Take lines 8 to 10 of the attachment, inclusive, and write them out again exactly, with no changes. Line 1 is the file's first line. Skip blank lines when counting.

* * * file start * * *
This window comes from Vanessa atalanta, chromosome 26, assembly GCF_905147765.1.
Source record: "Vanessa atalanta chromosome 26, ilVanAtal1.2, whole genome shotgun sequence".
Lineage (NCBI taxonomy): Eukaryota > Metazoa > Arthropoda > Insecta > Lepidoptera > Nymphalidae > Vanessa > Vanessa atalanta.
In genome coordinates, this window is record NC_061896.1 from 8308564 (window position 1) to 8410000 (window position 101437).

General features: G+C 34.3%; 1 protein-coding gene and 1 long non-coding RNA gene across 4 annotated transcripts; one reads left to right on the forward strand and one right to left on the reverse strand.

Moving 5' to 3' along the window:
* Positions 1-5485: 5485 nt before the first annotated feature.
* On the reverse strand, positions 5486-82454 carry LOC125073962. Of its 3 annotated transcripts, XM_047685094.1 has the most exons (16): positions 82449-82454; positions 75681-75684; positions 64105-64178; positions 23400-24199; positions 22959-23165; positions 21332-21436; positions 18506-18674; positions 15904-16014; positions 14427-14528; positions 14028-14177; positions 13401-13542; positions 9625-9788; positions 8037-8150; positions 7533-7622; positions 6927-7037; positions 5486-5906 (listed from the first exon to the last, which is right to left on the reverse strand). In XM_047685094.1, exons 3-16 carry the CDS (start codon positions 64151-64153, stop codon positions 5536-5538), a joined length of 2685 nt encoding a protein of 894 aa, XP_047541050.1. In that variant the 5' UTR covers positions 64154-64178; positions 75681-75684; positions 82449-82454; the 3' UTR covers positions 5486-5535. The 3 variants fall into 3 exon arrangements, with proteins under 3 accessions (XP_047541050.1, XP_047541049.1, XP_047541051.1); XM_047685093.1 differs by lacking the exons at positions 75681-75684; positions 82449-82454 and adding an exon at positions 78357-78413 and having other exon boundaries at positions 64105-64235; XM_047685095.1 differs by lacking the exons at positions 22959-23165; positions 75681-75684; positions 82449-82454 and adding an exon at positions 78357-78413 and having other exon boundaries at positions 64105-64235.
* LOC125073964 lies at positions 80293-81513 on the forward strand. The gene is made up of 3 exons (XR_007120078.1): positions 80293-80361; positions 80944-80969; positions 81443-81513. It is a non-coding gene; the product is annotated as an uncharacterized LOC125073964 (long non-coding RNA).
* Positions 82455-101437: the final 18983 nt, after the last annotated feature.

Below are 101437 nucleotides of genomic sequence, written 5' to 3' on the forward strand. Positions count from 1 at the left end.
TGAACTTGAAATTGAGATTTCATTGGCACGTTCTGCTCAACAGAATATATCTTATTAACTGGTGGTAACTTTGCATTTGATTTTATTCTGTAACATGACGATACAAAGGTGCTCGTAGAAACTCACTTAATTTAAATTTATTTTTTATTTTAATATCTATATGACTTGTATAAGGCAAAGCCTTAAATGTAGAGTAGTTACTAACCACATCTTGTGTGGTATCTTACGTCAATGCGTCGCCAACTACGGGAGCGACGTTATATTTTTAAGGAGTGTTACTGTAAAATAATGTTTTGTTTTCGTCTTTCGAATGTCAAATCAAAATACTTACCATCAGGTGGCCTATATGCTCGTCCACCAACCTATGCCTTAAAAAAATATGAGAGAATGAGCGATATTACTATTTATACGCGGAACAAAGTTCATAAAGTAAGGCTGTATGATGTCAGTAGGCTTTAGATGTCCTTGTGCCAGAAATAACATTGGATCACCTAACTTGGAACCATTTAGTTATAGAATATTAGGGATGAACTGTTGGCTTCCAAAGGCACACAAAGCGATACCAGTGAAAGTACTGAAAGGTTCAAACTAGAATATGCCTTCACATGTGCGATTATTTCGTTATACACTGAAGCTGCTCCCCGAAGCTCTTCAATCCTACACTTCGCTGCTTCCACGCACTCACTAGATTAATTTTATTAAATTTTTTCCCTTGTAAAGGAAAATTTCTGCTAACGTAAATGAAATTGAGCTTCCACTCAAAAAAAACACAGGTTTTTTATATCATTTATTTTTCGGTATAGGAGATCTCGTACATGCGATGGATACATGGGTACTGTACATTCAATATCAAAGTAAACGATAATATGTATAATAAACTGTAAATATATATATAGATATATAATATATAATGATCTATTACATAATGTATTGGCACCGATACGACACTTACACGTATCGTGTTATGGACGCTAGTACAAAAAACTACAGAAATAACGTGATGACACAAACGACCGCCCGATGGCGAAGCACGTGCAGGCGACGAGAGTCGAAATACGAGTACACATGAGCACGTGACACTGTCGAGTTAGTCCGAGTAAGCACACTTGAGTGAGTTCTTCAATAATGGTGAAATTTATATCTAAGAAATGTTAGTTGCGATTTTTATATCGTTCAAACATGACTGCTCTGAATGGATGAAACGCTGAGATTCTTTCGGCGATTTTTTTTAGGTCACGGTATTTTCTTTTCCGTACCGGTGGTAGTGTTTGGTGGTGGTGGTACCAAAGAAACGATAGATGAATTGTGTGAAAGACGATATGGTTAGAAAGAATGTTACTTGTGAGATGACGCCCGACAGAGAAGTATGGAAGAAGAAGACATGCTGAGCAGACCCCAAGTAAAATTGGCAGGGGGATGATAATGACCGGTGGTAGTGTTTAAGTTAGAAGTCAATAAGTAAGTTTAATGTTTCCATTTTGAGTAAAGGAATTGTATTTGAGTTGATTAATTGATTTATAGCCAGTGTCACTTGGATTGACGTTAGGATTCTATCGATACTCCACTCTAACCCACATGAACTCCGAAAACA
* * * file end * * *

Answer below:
* On the reverse strand, positions 5486-82454 carry LOC125073962. Of its 3 annotated transcripts, XM_047685094.1 has the most exons (16): positions 82449-82454; positions 75681-75684; positions 64105-64178; positions 23400-24199; positions 22959-23165; positions 21332-21436; positions 18506-18674; positions 15904-16014; positions 14427-14528; positions 14028-14177; positions 13401-13542; positions 9625-9788; positions 8037-8150; positions 7533-7622; positions 6927-7037; positions 5486-5906 (listed from the first exon to the last, which is right to left on the reverse strand). In XM_047685094.1, exons 3-16 carry the CDS (start codon positions 64151-64153, stop codon positions 5536-5538), a joined length of 2685 nt encoding a protein of 894 aa, XP_047541050.1. In that variant the 5' UTR covers positions 64154-64178; positions 75681-75684; positions 82449-82454; the 3' UTR covers positions 5486-5535. The 3 variants fall into 3 exon arrangements, with proteins under 3 accessions (XP_047541050.1, XP_047541049.1, XP_047541051.1); XM_047685093.1 differs by lacking the exons at positions 75681-75684; positions 82449-82454 and adding an exon at positions 78357-78413 and having other exon boundaries at positions 64105-64235; XM_047685095.1 differs by lacking the exons at positions 22959-23165; positions 75681-75684; positions 82449-82454 and adding an exon at positions 78357-78413 and having other exon boundaries at positions 64105-64235.
* LOC125073964 lies at positions 80293-81513 on the forward strand. The gene is made up of 3 exons (XR_007120078.1): positions 80293-80361; positions 80944-80969; positions 81443-81513. It is a non-coding gene; the product is annotated as an uncharacterized LOC125073964 (long non-coding RNA).
* Positions 82455-101437: the final 18983 nt, after the last annotated feature.